For Reagan, on the cusp of launching his bid for President of the United States and asking for Republican delegate votes in Alabama and Mississippi, opposing the Briggs Initiative was a breathtakingly courageous act of principle. I will always admire and be inspired by Ronald Reagan's unswerving commitment to principle; whether standing up to an evil Soviet Empire, or standing against antigay ballot initiatives.
We don't know where Ronald Reagan, if he had all of his faculties, would stand on the resolution before us today. He may well have been in support. But before you assert that he would be, listen to what best-selling conservative author Dinesh D'Souza writes in his biography of Reagan, Ronald Reagan: How an Ordinary Man Became an Extraordinary Leader, a biography highly praised by Rush Limbaugh, Wall Street Journal editor Robert Bartley and P.J. O'Roarke. D'Souza writes, "Reagan's views on homosexuality were not entirely compatible with those of his evangelical Christian supporters or with those of the gay rights community. Before he became President, he once confessed his belief that homosexuality is a 'tragic illness'...Yet, as we might expect, Reagan knew lots of gays in Hollywood, and he and his wife socialized with people who were avowedly homosexual. Reagan did not support state-sponsored discrimination against homosexuals as a group."
Reagan Biographer Lou Cannon, who covered Reagan as a reporter for the Washington Post and San Jose News for 36 years wrote in his book Governor Reagan: His Rise to Power about Reagan's views on gay issues. Cannon, when referring to later accounts of gay couples, friends of Nancy's that would spend the night with their partners at the White House, wrote, "The sentiment about Reagan's tolerance is accurate - Reagan would a decade later play a pivotal and courageous role in defeating a ballot initiative that discriminated against homosexual teachers."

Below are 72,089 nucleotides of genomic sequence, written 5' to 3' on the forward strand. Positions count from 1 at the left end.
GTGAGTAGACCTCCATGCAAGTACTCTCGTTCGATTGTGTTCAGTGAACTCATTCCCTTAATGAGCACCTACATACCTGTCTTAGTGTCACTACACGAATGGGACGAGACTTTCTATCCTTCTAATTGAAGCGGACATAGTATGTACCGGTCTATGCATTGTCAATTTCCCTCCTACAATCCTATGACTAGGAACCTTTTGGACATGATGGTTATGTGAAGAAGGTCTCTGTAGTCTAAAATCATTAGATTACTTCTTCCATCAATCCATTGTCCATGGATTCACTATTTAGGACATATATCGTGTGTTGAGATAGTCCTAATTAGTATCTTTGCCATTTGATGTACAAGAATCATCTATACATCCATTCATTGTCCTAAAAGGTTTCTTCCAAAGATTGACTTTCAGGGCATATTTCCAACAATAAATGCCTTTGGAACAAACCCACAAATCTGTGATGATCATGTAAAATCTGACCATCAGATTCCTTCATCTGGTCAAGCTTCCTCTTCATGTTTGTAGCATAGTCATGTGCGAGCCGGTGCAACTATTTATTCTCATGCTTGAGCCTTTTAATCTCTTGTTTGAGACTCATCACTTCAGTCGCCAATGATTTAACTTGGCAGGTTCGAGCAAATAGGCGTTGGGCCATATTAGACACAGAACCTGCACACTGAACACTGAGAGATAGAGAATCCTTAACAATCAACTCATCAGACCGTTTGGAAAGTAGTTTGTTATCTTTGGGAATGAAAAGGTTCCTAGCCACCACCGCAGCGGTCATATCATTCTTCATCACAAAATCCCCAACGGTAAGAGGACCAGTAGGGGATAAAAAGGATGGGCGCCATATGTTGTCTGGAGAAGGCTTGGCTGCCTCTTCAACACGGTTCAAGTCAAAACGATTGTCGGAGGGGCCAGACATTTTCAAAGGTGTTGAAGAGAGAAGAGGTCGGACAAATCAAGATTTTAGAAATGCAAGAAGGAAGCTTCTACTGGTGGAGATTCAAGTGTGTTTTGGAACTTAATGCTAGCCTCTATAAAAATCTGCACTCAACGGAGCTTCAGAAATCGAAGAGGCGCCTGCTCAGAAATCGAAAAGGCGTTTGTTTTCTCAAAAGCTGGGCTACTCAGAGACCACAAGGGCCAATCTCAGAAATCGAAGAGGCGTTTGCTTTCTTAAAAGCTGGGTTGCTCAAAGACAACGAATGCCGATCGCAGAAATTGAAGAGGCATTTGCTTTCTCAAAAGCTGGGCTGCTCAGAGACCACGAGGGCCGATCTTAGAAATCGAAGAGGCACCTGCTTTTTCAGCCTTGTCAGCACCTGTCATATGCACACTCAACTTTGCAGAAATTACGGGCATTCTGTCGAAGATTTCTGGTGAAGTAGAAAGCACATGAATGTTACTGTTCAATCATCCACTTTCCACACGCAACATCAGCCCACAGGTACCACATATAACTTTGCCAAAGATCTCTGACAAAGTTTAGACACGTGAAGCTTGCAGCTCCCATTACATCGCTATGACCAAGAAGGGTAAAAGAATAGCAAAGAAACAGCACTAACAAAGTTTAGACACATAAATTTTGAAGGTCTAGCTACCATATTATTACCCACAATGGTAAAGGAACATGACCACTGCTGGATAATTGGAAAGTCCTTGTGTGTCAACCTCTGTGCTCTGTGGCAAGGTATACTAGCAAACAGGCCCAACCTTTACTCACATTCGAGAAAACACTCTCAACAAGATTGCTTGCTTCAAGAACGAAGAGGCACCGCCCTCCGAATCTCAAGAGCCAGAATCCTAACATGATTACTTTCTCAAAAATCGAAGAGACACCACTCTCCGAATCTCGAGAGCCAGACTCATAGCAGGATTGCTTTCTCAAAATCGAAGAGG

For those extremists on the left who so frequently and unfairly denounce Reagan as a bigot or a homophobe, listen to this passage from a November 2003 Time magazine article by Ronald and Nancy Reagan's daughter, Patti. Patti Davis wrote, "I was about eight or nine years old when I learned that some people are gay...what I do remember is the clear, smooth, non-judgmental way in which I was told...My father and I were watching an old Rock Hudson and Doris Day movie. At the moment when Hudson and Doris Day kissed, I said to my father, 'That looks weird.' Curious, he asked me to identify exactly what was weird about a man and a woman kissing, since I'd certainly seen such a thing before. All I knew was that something about this particular man and woman was, to me, strange. My father gently explained that Mr. Hudson didn't really have a lot of experience kissing women; in fact he would much prefer kissing a man. This was said in the same tone that would be used if he had been telling me about people with different colored eyes, and I accepted without question that this kissing thing wasn't reserved for just men and women."
Again, I stress that I have no idea what President Reagan would do or say about this resolution before us today, if he could be here with us. But I do know that the number of well-known and highly regarded conservatives who oppose both state and federal constitutional amendments to define marriage is growing rapidly. Those already on the record opposing such amendments include: George Will, William Safire, former Republican Congressman Bob Barr, Lyn Nofzinger who was President Reagan' press secretary, commentator Andrew Sullivan, David Horowitz, Republican Rep. Bob Simmons, and a growing number of elected Republicans and conservative writer and talk show hosts.
My friends, today, before us we have an important choice. We can vote with the courage of our convictions, or we can vote out of fear.
I urge my colleagues to reject scapegoating, political expediency, and hypocrisy. Please stand up for equal protection under the law and for human equality by voting 'No' on this proposed amendment. And may the venomous serpent of discrimination and unequal treatment of people never again slither through the doors of this chamber.